• Student teacher collaboration is the lifeblood of a school, the critical point where relationships are built, expectations are set, pride is developed, and feedback is given. ChicagoQuest will provide a number of means for enriching this critical point and adding energy to this interaction. Faculty professional development will be created on a model very much like the one students are undertaking. Teachers will not only understand the student experience, but they will be able to share their own successes, failures, and strategies. Quests and missions provide an essential framework for student-teacher collaboration that develops an “Us-against the problem” way of thinking. Instead of teachers being the task masters that they must struggle against, teachers will be partners and allies in the mission, an experience guide to help them face the obstacles and challenges that come from the mission itself. Instantaneous feedback, as mentioned before, is essential to creating a spirit of trust and reliance between students and teachers. The agent profile is an ongoing dialogue between teacher and student about the students progress. Finally, the creation of a ChicagoQuest Wiki will allow all community members to share in an ongoing discussion of what our school culture is and what it should be.
  • Gaming aspects are central to the ChicagoQuest model. Our vocabulary and thinking are built around the model of games and game design. Secret missions promote a true learning community, where challenges are sought out and taken on for their own sake, not just to earn a grade. The language of missions, quests, and boss levels communicates that students will be challenging themselves, that ‘do-overs’ are possible, and that a clear goal is in sight. I would propose a school economy where students earn points by completing missions successfully, and where they can use these points to purchase items. For example, a school store could be set up with donated items, school supplies, and school spirit shirts. Students could purchase these items with their points. One interesting possibility with this is the creation of unique and rare items – say a magenta school spirit shirt of which there are only a limited number available. Students would compete to obtain these unique items that will then further develop the gamefulness of the school culture. Through collaborations with game designers, students will learn design strategies and systems thinking that will allow them to approach the world as a game to be won. By this we don’t mean that they don’t take the world seriously – only that it is something they can understand and master. The agent profile is another game element that adds to the game-based culture of ChicagoQuest.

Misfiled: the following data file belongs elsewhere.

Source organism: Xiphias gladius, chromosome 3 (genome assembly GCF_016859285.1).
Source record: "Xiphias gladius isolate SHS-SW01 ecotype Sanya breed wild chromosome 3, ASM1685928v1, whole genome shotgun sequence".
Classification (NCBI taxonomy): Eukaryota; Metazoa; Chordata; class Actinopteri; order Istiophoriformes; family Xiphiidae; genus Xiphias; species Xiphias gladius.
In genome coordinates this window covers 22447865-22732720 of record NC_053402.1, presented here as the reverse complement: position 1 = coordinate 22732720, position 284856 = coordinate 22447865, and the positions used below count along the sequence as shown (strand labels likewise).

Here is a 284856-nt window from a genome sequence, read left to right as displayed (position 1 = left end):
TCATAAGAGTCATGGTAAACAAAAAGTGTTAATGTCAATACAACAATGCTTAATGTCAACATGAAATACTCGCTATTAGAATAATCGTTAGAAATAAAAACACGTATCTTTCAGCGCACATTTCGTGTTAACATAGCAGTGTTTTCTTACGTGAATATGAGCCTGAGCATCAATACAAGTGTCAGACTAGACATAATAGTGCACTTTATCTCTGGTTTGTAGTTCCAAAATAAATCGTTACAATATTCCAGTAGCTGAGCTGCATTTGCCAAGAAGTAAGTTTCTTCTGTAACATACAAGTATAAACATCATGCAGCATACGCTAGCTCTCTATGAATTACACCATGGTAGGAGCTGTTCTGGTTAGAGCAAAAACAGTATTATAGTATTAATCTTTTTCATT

• As has been mentioned, instantaneous feedback is a goal we strive for, knowing we cannot ever reach it. There will be a number of tools provided to teachers (and students), to allow them to give feedback. Agent profiles, mission briefings, mission logs, email, and the school social network are all ways that feedback can be provided in a rapid fashion. By creating tools for quick, succinct feedback, we are constantly enriching the school community. Gameful assessment refers to the goal of creating formative assessments for students that are quick, responsive and rewarding. Breaking down tasks into very small pieces allows students to receive constant feedback as they move through the process, ultimately developing the skill of breaking down tasks themselves.
  • When we looked at the skills and habits required to be an agent of change for students, we spoke of them as a goal our students are striving towards. We want them to strengthen these skills and learn strategies for improving in these areas. A teacher atChicagoQuest should be an individual who has successfully mastered the skills to be an agent of change, and is prepared to put these skills into action for the benefit of students, the school, the community, and the world. In hiring, we will look for these qualities in our teachers, and explain to them how these skills will be used in our community.